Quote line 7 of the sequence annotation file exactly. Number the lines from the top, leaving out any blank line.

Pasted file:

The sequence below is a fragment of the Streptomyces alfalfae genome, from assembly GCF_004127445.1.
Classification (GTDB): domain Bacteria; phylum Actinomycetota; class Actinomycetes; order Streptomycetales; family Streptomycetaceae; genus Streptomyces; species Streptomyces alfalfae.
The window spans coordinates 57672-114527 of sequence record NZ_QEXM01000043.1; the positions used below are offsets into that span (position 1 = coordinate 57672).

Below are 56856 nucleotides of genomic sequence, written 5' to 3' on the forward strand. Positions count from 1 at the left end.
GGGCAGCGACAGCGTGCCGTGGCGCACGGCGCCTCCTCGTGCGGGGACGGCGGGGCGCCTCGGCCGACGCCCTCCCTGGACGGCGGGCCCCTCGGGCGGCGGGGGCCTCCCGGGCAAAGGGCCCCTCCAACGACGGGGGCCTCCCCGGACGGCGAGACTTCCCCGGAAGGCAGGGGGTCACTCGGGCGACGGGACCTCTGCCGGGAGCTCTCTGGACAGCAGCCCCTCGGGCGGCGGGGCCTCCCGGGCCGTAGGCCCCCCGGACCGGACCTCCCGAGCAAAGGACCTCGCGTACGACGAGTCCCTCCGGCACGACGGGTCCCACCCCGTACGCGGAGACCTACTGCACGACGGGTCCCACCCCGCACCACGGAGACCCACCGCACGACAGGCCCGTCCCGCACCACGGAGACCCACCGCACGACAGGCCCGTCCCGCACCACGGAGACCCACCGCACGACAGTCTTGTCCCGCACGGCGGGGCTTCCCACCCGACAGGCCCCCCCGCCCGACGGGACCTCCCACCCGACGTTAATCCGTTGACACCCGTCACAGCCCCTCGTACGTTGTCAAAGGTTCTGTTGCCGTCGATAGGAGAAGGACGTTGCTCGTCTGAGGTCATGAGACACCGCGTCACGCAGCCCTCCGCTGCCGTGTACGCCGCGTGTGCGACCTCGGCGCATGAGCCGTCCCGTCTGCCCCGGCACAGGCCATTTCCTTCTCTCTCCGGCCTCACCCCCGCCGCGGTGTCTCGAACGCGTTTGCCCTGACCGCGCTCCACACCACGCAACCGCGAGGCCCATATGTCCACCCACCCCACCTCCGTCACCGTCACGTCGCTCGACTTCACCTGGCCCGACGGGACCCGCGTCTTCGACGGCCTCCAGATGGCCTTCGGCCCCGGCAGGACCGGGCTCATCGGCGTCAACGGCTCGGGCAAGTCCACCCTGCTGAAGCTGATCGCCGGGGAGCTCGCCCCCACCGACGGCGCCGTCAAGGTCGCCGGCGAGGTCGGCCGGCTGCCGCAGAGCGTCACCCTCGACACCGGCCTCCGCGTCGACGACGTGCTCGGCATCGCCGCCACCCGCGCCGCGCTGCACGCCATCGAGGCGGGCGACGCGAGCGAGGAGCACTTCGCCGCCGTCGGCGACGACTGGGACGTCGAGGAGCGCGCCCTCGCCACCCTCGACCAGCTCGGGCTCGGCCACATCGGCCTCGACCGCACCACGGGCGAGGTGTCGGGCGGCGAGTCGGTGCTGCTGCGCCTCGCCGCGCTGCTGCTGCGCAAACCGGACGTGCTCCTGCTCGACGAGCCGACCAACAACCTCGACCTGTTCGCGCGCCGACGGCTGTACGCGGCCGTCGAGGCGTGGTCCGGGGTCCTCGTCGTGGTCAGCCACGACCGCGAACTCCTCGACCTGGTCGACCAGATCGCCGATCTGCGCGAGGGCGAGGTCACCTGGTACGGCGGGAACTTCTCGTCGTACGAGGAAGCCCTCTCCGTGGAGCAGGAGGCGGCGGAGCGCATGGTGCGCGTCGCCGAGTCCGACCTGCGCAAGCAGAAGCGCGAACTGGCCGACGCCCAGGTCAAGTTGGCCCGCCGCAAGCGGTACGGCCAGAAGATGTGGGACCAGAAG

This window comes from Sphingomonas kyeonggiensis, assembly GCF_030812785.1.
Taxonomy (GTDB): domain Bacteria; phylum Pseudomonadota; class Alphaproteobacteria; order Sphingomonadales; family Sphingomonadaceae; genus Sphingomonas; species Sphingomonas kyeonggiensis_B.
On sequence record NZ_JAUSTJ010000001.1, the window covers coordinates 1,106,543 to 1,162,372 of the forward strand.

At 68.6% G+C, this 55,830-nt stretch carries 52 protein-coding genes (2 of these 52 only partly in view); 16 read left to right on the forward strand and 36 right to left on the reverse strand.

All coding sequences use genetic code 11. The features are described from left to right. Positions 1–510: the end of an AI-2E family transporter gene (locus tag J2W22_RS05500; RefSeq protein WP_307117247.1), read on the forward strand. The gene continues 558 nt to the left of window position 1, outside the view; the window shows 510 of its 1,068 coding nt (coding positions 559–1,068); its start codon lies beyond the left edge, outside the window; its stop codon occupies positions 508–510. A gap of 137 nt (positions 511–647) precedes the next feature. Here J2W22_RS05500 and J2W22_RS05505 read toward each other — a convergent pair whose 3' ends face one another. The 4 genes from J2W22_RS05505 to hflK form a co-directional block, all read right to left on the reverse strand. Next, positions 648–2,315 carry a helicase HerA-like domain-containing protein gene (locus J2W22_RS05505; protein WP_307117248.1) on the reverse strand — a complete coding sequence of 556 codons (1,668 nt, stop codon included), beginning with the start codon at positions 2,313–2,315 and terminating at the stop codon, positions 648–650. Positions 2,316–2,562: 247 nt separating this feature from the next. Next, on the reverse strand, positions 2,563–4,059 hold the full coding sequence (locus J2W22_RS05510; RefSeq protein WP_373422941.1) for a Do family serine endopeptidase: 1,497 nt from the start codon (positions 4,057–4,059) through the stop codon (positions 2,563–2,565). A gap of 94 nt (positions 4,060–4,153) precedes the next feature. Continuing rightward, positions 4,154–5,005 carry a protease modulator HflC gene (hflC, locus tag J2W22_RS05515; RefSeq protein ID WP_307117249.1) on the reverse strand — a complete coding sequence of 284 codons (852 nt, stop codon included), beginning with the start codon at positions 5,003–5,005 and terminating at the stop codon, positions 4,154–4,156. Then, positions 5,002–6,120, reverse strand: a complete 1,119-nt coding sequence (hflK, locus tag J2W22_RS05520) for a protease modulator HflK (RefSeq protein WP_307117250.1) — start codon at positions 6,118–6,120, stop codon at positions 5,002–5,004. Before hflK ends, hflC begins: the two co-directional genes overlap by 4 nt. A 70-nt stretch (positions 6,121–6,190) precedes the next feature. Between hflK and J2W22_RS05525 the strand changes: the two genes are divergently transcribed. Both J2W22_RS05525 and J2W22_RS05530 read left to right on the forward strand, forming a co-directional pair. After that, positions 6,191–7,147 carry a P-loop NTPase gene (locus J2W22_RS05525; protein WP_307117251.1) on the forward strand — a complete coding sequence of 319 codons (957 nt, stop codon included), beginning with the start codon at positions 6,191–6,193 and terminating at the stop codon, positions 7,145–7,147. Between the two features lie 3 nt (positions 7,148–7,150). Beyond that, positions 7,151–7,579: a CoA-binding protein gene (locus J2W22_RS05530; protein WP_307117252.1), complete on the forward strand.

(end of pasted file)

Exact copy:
Taxonomy (GTDB): domain Bacteria; phylum Pseudomonadota; class Alphaproteobacteria; order Sphingomonadales; family Sphingomonadaceae; genus Sphingomonas; species Sphingomonas kyeonggiensis_B.